You know what movie’s good? SCHINDLER’S LIST! Why did nobody tell me this before?
Would you believe this was my first time seeing SCHINDLER’S LIST? It’s getting toward 20 years old and I remembered I hadn’t gotten around to seeing it yet. It’s kind of a heavy decision to make one day: hey, I got 3 hours before I gotta leave for work, maybe I should watch SCHINDLER’S LIST? Never had the urge I guess.
But recently I did just that and I gotta admit it didn’t bum me out as much as I expect, because it left me high on how good the movie was. It’s a great movie, and all the more impressive to watch right after HOOK. Spielberg must’ve felt real guilty about that one to follow it up with the JURASSIC PARK/SCHINDLER’S LIST one-two punch. And after years of avoidance I gotta say SCHINDLER’S LIST is not what I expected. Of course it’s really emotional, but it’s not at all a chore to watch. Is it bad to say that this is an entertaining movie?
It begins with Spielberg’s mastery of imagery. A candle dissolves into what looks like a smokestack – a horrific sight in a WWII movie, but as the camera pulls out – phew, it’s just a steam train. But oh shit, wait – trains are usually bad too! In this case it’s bad, but not as bad as I feared for a second there. It’s Polish Jews arriving at the Warsaw ghetto. The beginning of the horror. They don’t realize yet how bad it’s gonna get. (Later they even have discussions about it, and there are varying levels of optimism.)
Next we see a man getting ready for a night on the town. No face, just glamorous closeups of him putting on his watch and jewelry, his cufflinks, money clip, lighter. This is some suave motherfucker. Then the last thing you see is his swastika pin. Ah shit, cinema tricked us into thinking this guy was cool! Now we feel like assholes.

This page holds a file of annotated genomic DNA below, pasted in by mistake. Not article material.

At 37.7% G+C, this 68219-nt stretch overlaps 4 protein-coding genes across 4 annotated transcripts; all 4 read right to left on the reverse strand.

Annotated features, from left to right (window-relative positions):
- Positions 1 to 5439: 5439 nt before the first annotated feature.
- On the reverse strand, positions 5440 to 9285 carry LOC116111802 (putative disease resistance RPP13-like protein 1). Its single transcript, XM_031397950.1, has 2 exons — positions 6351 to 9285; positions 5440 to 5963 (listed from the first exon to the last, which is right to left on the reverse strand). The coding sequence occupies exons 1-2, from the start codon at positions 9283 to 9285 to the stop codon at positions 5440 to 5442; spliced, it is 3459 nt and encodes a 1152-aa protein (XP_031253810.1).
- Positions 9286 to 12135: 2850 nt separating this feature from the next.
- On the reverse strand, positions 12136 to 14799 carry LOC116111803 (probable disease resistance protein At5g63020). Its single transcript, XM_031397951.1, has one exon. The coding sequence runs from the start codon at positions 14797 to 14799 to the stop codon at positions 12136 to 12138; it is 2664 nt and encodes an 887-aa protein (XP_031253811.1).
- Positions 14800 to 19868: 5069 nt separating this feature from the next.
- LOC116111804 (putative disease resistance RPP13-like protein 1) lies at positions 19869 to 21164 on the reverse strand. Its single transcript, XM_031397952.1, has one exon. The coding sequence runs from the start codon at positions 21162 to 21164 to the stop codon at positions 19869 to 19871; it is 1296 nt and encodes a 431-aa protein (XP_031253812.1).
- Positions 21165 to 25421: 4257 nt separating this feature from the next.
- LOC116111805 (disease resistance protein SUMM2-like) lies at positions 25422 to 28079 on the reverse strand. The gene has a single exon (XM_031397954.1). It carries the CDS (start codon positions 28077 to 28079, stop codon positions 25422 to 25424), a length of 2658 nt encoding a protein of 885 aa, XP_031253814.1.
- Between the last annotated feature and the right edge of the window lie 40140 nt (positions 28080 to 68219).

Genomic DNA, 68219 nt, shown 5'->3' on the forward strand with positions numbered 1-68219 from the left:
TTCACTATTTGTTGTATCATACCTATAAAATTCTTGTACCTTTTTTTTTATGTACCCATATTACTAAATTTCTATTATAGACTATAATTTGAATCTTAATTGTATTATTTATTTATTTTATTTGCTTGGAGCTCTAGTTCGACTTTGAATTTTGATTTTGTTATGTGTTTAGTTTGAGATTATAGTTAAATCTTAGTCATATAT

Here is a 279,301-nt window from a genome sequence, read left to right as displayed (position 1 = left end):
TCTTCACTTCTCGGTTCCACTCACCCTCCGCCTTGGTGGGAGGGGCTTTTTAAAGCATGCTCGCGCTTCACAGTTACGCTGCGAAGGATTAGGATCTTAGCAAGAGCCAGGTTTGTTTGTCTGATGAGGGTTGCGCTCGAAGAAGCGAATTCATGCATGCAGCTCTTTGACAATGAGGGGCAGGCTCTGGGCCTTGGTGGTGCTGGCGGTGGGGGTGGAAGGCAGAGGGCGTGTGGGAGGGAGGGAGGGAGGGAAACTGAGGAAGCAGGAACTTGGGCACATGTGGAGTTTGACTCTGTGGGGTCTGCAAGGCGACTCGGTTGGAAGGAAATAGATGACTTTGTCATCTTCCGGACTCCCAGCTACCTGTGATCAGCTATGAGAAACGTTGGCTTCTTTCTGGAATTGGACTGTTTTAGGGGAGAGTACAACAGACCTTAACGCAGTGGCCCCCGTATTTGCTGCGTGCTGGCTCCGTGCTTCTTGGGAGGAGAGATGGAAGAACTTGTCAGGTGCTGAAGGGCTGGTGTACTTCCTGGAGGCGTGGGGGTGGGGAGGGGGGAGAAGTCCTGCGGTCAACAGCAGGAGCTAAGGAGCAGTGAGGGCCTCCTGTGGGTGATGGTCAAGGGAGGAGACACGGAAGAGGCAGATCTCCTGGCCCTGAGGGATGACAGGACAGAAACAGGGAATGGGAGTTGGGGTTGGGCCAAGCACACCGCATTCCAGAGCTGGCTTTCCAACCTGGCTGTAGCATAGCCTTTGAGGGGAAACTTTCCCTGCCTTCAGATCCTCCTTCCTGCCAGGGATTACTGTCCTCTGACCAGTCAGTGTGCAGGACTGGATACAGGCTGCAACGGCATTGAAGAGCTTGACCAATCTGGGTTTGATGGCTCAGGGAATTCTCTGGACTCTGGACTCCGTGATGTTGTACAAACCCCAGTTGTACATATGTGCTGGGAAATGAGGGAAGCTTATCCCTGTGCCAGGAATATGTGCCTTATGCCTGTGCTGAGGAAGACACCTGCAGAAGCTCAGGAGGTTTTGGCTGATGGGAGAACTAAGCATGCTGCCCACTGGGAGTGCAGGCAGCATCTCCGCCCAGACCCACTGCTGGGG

But of course it’s Liam DARKMAN Neeson as Oskar Schindler, future list-writer, current player, schmoozer and businessman. As the movie and war begin he’s hatching a scheme to buy a pot and pan factory and use it to become the king of black market goods. He finds a brilliant Jewish accountant (Ben Kingsley) and convinces him to use his connections in the community to find investors and employees. In a way it kind of feels like a crime movie like GOODFELLAS, AMERICAN GANGSTER, KILL THE IRISHMAN or anything where you watch a charismatic outside-of-the-box-thinker ingeniously build an empire. Obviously the difference is he never feels like a bad guy or an anti-hero. He’s a criminal against the fuckin Nazi regime. He’s dealing in goods that are only black market because the place got invaded. It’s nice suits and stuff. ‘Cause he likes that stuff. Same thing Diddy would do.
So he’s a good guy, but he’s not exactly Superman or Robin Hood because the only reason he’s sheltering Jews is he thinks it’s “good for business.” Just a convenient part of his money-making scheme, more like a paying-illegal-immigrants-under-the-table type of deal than an intentional good deed. His accountant Stern (Ben Kingsley) is the one that starts claiming old amputees as essential workers to save their lives. But hey, the boss man doesn’t stop him. So he’s a good guy.